James Madison forward Julien Wooden (22) dribbles around Virginia forward Jay Huff (30) during the first half earlier this season in Charlottesville.

Last Thursday, James Madison held Poultry Industry Appreciation Night as the Delaware Blue Hens visited the Convocation Center.

But with the game on the line, it was JMU freshman Julien Wooden who was thrown into the fryer.

The Dukes (8-9, 1-5 CAA) have asked a lot of their first-year players this season. But when the young forward from Roanoke earned playing time in the critical late stages of the Colonial Athletic Association game, he responded.

As JMU and Delaware traded the lead multiple times in the final four minutes, Wooden scored twice to put his Dukes on top. First, he nailed a 3-pointer and then drove hard to the basket, switched to his left hand and scored through contact. During that stretch, he also blocked a shot.

Delaware came away with the win, as did Drexel in another close game two days later. But a bright spot in an otherwise dismal JMU weekend was the clutch play of some of the youngest Dukes.

“It’s encouraging,” JMU coach Louis Rowe, who brought in a well-regarded six-man recruiting class this season, said. “I also think they are talented and I hope they are embracing this opportunity, this chance to get to play as freshmen and be counted on the way they are counted on.”

Against Drexel, it was fellow freshman Michael Christmas who nailed a 3-pointer with 20 seconds left to get the Dukes within one possession and keep hope alive.

Christmas, the VHSL Class 6 Player of the Year at Landstown High in Virginia Beach last season, has started 15 of 17 games since arriving in Harrisonburg. Wooden, the Class 3A Player of the Year at Northside High School, has seen his role steadily increase.

Both are averaging more than 18 minutes per contest while another freshman, combo guard Jayvis Harvey, has also seen significant playing time - averaging 11 minutes per game. Two other first-year guards, Quinn Richey and Zyon Dobbs, have played less consistently, but gotten on the court in a few big moments.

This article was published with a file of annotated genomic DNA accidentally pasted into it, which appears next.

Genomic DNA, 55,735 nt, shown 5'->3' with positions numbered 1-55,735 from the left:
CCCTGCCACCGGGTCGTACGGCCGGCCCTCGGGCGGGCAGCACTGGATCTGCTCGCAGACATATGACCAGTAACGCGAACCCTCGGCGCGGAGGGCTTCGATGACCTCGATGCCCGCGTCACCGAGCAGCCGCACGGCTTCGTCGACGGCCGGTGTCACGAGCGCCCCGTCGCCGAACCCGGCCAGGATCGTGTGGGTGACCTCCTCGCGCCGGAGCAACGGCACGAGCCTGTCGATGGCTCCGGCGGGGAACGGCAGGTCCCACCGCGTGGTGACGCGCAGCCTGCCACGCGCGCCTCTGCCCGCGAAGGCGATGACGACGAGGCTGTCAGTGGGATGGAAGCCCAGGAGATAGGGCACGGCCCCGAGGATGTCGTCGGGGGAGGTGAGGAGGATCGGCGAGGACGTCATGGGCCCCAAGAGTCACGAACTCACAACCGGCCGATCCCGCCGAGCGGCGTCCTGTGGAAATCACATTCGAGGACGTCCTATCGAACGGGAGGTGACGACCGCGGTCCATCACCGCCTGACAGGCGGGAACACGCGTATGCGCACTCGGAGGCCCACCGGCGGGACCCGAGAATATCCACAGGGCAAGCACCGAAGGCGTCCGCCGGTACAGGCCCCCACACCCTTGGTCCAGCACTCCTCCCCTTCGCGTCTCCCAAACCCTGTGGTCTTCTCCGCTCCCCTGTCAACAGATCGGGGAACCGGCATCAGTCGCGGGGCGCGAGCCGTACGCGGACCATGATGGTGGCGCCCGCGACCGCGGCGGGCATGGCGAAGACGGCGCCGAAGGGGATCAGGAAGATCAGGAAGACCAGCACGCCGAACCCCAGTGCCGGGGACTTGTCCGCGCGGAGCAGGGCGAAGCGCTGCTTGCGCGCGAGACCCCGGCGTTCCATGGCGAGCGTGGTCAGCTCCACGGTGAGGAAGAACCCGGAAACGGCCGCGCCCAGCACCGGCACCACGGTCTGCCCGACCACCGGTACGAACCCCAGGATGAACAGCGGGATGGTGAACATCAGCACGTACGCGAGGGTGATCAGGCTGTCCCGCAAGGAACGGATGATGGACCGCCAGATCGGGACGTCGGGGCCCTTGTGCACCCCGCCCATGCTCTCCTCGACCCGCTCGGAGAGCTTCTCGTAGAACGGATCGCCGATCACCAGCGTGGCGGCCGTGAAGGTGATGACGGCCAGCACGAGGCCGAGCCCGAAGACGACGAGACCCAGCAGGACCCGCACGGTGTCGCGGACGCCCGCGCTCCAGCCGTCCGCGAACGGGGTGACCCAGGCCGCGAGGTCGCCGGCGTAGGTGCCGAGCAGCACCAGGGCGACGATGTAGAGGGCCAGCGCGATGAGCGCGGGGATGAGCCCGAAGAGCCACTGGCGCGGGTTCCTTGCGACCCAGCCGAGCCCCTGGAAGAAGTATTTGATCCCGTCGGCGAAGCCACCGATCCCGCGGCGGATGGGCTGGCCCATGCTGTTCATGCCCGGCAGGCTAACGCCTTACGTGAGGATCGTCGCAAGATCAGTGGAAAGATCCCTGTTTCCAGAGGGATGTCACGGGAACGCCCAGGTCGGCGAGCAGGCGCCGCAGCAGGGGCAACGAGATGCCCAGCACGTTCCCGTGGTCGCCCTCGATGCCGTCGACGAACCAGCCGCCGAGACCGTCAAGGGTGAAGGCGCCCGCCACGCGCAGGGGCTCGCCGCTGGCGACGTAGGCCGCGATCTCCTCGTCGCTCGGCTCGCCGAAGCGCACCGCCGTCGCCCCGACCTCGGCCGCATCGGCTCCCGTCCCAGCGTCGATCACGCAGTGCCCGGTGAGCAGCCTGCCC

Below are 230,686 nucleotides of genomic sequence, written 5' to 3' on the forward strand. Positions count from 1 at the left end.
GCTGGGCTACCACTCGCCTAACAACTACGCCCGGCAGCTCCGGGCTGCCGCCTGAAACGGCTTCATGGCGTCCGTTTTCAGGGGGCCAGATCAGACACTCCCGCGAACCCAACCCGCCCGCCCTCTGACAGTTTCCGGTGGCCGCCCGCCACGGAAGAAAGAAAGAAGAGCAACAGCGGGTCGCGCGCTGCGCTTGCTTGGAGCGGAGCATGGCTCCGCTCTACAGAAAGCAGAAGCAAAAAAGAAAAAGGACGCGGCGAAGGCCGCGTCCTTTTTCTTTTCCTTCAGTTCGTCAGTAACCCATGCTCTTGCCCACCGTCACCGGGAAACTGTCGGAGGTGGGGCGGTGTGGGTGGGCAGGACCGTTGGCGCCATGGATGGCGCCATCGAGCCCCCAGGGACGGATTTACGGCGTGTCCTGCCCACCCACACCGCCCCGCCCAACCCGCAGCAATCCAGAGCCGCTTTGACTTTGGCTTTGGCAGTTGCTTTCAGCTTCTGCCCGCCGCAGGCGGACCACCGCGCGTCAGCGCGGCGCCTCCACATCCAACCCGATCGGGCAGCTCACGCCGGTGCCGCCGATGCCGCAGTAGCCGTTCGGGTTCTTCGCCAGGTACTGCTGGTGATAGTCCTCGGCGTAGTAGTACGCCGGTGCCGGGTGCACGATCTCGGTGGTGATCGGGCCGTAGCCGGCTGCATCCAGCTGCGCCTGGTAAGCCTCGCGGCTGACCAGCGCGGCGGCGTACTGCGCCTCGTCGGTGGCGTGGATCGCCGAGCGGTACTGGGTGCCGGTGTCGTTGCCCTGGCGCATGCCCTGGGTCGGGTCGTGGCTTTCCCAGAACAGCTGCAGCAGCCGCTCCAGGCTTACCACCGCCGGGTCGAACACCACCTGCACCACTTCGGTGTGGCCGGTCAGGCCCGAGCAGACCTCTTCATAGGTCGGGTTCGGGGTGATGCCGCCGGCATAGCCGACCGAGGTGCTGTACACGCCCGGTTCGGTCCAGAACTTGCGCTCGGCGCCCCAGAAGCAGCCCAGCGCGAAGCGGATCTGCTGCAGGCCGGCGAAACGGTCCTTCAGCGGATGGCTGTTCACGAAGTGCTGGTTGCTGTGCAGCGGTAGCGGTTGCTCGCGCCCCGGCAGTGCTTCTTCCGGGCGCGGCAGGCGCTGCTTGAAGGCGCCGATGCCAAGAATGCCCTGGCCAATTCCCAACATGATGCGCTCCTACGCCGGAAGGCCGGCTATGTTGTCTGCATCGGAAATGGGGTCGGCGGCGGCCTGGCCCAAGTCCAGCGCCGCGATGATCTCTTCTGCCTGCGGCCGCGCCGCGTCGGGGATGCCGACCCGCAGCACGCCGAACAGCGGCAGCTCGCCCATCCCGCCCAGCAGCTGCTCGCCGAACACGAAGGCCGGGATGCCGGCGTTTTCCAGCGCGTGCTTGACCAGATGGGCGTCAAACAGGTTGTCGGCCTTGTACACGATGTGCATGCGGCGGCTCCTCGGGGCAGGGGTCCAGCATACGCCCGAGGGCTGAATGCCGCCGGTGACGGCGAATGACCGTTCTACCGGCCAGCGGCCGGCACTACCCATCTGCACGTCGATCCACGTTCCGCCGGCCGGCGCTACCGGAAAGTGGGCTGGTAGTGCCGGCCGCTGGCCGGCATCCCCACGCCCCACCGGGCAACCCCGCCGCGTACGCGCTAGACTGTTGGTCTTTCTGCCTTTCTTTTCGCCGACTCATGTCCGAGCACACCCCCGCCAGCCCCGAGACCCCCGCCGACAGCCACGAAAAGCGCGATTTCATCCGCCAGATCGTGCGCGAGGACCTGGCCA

“Their talent is very encouraging,” Rowe said. “We have other freshmen over there who work hard in practice and aren’t getting to play as much. And it is not like they are bad players. That’s what you hope these guys understand. There is a rotation and it is hard to get to the eighth or ninth guy. So you hope that the two that are out there understand what a blessing it is and that you’re not out there to be some sort of sideshow. We’re trying to win games.”

Christmas has been one of the most consistent rebounders on the team, pulling down 5.7 boards a game to go with 7.6 points a night. Wooden is averaging 5.6 points, but his versatility has been perhaps his greatest attribute.

At 6-foot-8, Wooden has a natural inclination to play around the 3-point arc. But as JMU has searched for depth in the post, he’s gotten most of his playing time at the four spot and picked up major minutes last week when junior big men Zach Jacobs and Dwight Wilson battled foul trouble.

But as the Dukes prepare to head to Towson for a Saturday afternoon game, needing to string together victories to get back into the CAA race, Rowe may ask for even more out of his young players.

“There’s not a lot of time; I’m smiling because a lot of people know what I’m talking about,” Rowe, who has an overall record of 42-73 in his fourth season, said. “I know this team can play better. Whatever amount of time we have, we are young. We have six freshmen on this team, but there are steps that need to be taken. We can’t keep saying we’re young, we have time. That’s not the case.”

Contact Shane Mettlen at 574-6244 or smettlen@dnronline.com. Follow Shane on Twitter: @Shane_DNRSports

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